The success of crowd sourced campaign for OUYA proves one thing – consumers want affordable gaming on a larger screen. And while this gaming device is based on Android OS, it does not have access to Google’s Play Store. Instead the console relies on their dedicated store, which means all the games you bought over the years on your Android smartphone or tablet are of no use on OUYA.
Samsung announced the HomeSync at the MWC this February. Although it is targeted as a device to store and stream multimedia content to and from Galaxy devices, HomeSync could be used as a standalone device. But could the media streamer also double up as an Android-based gaming console?
HomeSync is powered by a 1.7GHz dual-core Exynos processor, runs Android Jelly Bean OS out of the box and most importantly, brings support for Samsung Apps, which is Samsung’s own app store and Google’s Play Store. In short, most of your purchased games and apps can be installed and used on a larger screen. It may or may not use the 1TB HDD but the device can surely take advantage of the 8GB eMMC onboard storage.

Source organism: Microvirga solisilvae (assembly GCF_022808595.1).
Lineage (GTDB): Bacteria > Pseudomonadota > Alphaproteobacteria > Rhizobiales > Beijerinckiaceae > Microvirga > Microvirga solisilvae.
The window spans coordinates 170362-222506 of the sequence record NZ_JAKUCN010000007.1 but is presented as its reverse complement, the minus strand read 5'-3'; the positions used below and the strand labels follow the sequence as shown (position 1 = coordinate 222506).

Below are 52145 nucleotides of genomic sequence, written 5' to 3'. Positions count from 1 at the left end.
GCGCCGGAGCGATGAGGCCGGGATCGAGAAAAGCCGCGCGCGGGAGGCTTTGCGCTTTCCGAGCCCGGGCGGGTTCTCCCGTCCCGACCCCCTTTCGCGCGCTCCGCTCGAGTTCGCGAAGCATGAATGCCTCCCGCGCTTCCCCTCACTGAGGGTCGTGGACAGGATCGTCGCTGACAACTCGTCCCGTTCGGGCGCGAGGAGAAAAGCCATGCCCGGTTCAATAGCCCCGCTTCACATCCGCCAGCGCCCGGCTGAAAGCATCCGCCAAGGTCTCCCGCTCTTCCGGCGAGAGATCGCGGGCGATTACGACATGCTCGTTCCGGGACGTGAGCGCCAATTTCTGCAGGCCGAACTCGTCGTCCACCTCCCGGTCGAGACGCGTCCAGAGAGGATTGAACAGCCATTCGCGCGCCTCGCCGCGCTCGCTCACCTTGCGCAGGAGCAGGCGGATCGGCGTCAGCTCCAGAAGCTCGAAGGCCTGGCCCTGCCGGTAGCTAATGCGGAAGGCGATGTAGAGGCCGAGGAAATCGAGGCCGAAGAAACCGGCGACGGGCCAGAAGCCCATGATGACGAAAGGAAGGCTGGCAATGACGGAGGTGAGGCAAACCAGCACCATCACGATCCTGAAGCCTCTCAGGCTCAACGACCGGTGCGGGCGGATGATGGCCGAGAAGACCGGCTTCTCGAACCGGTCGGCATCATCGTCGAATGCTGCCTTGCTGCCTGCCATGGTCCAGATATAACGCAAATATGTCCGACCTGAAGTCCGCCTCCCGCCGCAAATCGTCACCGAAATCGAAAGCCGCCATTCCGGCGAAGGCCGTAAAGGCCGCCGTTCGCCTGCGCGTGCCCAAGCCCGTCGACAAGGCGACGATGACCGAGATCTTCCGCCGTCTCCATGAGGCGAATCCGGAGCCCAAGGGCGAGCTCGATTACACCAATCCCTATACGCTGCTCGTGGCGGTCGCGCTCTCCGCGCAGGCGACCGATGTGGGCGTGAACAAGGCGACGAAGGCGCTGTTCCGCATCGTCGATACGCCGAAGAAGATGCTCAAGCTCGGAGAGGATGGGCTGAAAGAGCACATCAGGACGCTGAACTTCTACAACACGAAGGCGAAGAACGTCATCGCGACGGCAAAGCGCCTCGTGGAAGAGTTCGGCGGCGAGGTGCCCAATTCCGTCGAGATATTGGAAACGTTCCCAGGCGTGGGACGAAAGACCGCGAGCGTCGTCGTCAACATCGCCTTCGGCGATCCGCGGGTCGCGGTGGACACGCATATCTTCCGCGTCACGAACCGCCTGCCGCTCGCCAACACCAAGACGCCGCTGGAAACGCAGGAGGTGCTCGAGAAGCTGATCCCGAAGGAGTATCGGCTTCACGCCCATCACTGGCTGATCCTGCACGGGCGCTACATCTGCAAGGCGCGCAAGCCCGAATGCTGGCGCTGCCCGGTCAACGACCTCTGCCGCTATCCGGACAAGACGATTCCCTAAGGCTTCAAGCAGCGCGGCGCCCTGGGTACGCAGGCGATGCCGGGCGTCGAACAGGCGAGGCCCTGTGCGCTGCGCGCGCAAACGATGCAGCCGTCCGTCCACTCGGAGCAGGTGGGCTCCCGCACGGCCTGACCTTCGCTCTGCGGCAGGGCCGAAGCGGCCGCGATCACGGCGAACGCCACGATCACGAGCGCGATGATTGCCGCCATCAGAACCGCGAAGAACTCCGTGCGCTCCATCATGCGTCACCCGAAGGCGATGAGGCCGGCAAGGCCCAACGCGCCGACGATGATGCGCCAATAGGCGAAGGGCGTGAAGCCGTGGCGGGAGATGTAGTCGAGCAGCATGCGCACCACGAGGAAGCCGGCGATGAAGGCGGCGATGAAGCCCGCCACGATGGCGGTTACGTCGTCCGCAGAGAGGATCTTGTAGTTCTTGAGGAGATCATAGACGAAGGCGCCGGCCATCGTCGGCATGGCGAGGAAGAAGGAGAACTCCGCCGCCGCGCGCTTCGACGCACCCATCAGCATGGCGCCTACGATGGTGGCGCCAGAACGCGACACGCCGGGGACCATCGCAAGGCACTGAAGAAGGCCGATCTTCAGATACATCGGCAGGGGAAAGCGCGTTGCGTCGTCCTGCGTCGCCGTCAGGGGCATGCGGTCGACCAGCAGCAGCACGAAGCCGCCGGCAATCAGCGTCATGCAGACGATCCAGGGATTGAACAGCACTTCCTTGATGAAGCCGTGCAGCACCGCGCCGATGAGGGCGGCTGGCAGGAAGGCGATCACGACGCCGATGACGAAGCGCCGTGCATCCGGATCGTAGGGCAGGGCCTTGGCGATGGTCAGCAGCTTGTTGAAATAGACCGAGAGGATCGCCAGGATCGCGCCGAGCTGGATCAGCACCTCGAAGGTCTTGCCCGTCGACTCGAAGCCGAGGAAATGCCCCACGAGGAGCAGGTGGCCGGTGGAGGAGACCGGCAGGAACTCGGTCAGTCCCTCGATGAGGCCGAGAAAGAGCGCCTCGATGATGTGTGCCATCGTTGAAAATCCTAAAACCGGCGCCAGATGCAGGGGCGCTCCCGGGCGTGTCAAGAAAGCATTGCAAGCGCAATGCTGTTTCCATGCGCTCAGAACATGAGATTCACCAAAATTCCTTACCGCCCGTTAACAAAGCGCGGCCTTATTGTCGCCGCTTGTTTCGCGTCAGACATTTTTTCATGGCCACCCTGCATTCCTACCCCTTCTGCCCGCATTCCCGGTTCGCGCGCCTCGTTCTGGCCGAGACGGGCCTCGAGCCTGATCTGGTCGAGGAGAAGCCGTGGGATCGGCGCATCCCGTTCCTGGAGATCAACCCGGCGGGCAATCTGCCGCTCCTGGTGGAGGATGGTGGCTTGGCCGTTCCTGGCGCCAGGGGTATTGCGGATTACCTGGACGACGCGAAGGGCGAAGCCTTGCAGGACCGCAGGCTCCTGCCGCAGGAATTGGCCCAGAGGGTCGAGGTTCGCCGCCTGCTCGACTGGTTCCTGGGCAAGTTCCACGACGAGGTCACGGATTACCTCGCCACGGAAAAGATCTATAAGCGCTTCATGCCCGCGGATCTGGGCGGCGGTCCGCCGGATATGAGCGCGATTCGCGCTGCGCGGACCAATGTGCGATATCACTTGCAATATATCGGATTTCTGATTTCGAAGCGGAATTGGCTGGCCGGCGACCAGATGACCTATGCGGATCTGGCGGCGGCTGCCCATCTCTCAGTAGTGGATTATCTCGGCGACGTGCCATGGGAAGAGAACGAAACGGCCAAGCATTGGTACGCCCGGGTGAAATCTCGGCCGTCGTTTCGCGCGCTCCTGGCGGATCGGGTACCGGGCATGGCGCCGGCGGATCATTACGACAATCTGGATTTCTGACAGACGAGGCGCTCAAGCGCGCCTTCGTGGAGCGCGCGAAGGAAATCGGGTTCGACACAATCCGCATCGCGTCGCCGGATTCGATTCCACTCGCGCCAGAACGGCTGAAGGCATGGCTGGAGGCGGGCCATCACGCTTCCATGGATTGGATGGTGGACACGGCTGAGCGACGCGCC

HomeSync integrates Bluetooth, which means Bluetooth-enabled controllers should work fine. Samsung is also coming with the Game Pad and though it is targeted at mobile devices, we assume HomeSync to be compatible as well.
Samsung also confirmed to us, the USB 3.0 ports on the HomeSync could also be used to attach a keyboard and/or a mouse to control it and is even working to expand the remote control feature to non-Galaxy devices, which should be available via an app.
All said and done, HomeSync can technically work as an Android-based gaming console but one thing that could act as a hindrance is the price. Not only the user will have to invest in a controller but also the HomeSync, which given the massive storage and a full Android experience it offers, we expect it to be priced around $200 (our estimate for the HomeSync).